Bitcoin's meteoric price rise has stunned critics and enthusiasts alike, leaving investors scrambling to understand the fundamental reason for the digital currency's runaway rally.
Valentin Marinov, head of G-10 FX research at Credit Agricole CIB, told CNBC on Monday that he was hopeful he now understood the reason behind bitcoin's soaring value.
He predicted further gains for the cryptocurrency before the end of the year.
Bitcoin was up 9.25 percent higher midday Monday ET at $16,427.16, according to CoinDesk's bitcoin price index. The index tracks prices from digital currency exchanges Bitstamp, Coinbase, itBit and Bitfinex.
When asked to explain the driving force behind bitcoin's unprecedented rally, Marinov said: "It is the inherent imbalance between demand and supply. Supply is inherently fixed; it's very much like gold if you wish? At the same time … demand is based on hopes that its value will continue to grow."
Marinov also pointed to an unwavering hope among investors that the digital currency's value appears to be "unlimited."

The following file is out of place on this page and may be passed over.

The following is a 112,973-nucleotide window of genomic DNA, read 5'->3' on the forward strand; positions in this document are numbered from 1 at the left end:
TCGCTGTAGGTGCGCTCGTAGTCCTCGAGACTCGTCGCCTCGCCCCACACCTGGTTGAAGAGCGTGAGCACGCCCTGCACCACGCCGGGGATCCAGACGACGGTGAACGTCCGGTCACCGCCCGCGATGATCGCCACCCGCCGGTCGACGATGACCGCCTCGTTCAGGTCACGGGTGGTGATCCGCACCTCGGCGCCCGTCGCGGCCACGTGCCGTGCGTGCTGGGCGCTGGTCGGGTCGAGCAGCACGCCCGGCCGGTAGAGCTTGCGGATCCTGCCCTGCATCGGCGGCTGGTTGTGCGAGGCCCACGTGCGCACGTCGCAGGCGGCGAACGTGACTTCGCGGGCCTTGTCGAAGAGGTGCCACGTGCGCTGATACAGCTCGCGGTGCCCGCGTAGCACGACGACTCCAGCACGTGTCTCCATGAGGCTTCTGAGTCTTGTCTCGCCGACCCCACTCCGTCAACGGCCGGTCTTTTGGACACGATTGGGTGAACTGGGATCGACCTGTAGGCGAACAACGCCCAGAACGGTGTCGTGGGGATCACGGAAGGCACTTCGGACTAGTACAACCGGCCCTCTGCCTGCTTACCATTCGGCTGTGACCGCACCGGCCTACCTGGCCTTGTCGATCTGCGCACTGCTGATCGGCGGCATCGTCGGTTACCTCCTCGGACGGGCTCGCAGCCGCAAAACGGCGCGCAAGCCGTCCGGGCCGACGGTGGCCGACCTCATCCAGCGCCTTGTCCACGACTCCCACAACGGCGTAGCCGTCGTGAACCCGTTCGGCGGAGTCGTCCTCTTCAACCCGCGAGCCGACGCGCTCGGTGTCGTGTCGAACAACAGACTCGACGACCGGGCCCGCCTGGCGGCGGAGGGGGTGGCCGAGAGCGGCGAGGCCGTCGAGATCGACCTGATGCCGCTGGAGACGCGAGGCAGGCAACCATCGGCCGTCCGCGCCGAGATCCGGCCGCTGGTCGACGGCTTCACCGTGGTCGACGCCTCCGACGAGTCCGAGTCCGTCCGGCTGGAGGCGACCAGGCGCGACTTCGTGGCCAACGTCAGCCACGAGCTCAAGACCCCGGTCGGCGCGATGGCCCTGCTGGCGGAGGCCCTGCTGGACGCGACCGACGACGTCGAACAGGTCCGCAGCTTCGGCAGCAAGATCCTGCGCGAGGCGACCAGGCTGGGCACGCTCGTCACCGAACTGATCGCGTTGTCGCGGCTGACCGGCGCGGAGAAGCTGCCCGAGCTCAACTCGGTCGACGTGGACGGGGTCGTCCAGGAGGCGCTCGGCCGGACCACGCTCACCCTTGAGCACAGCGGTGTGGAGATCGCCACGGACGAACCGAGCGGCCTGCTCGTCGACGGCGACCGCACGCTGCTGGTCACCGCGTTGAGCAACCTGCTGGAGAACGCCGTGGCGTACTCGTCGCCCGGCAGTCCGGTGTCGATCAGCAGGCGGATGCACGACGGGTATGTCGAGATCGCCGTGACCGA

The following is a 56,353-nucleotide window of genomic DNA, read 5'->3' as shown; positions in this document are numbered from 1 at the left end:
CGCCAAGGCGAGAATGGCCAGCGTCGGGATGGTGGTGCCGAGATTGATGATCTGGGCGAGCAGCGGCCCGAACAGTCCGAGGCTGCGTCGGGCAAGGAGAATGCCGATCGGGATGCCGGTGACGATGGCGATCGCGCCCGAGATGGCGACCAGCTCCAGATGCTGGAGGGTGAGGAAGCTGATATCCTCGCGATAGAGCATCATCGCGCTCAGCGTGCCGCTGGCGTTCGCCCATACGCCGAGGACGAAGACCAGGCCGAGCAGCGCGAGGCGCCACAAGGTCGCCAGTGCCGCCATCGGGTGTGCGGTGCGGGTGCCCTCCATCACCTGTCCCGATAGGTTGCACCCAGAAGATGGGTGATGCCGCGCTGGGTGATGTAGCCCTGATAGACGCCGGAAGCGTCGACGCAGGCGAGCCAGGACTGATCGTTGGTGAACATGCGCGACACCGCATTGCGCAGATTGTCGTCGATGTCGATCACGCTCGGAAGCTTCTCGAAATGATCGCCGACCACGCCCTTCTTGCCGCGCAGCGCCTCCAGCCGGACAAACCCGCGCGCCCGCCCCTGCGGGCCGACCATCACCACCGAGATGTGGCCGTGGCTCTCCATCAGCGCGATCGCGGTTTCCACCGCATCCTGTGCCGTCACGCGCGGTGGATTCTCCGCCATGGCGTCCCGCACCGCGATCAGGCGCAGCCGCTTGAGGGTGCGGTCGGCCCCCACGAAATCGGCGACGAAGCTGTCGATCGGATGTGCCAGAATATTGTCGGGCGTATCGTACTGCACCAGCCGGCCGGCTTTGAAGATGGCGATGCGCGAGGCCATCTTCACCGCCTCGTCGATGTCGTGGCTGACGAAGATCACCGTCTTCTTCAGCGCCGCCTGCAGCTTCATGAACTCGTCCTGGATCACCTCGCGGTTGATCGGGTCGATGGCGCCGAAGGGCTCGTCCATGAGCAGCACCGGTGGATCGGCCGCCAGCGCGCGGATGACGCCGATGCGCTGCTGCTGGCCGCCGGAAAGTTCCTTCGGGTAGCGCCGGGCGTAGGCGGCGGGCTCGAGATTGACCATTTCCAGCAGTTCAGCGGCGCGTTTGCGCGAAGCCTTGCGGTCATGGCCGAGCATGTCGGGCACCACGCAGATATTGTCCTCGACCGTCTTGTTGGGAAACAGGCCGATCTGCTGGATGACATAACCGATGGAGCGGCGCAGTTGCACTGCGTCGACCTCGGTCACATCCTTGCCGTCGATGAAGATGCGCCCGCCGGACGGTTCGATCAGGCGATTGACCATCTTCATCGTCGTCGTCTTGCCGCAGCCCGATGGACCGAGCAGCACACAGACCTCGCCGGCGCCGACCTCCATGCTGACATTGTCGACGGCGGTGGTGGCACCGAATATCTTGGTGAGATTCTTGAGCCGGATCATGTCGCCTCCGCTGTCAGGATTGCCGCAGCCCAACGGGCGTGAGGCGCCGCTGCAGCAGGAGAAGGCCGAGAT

Bitcoin bulls have frequently referenced the cryptocurrency's scarcity value as a primary reason for its staying power. Somewhat like gold, bitcoin supply grows at glacial and ever-decreasing fixed rates with only 21 million bitcoins set to be in existence.
Rising interest from institutional and retail investors prompted global exchanges, such as the Cboe, to launch futures contracts. This move is likely to encourage even greater institutional investment, market participants said, while at the same time curbing further volatile price swings. A contract from rival CME is poised to go live next week.
Trading of the hotly anticipated futures contract began Sunday on the Cboe, representing a significant step in the legitimization of cryptocurrencies. Futures are derivatives, or financial instruments, that obligate a trader to either buy or sell an asset at a specified time and at a specified price.
But while the trading of bitcoin futures on two of the world's largest exchanges is expected to provide a layer of official oversight that had not previously existed, several leading voices have expressed skepticism.
On Friday, Stefan Ingves, chairman of global regulators at the Basel Committee and governor of Sweden's Riksbank, said investing in bitcoin or other similar digital currencies was a "dangerous" prospect.
Ingves cited strikingly high volatility levels and the clear lack of support from either central banks or international regulators as reasons for traders to be cautious.
Bitcoin has become one of the hottest trades of 2017, surging more than 1,000 percent since the start of January.
— CNBC's Dan Murphy contributed to this report.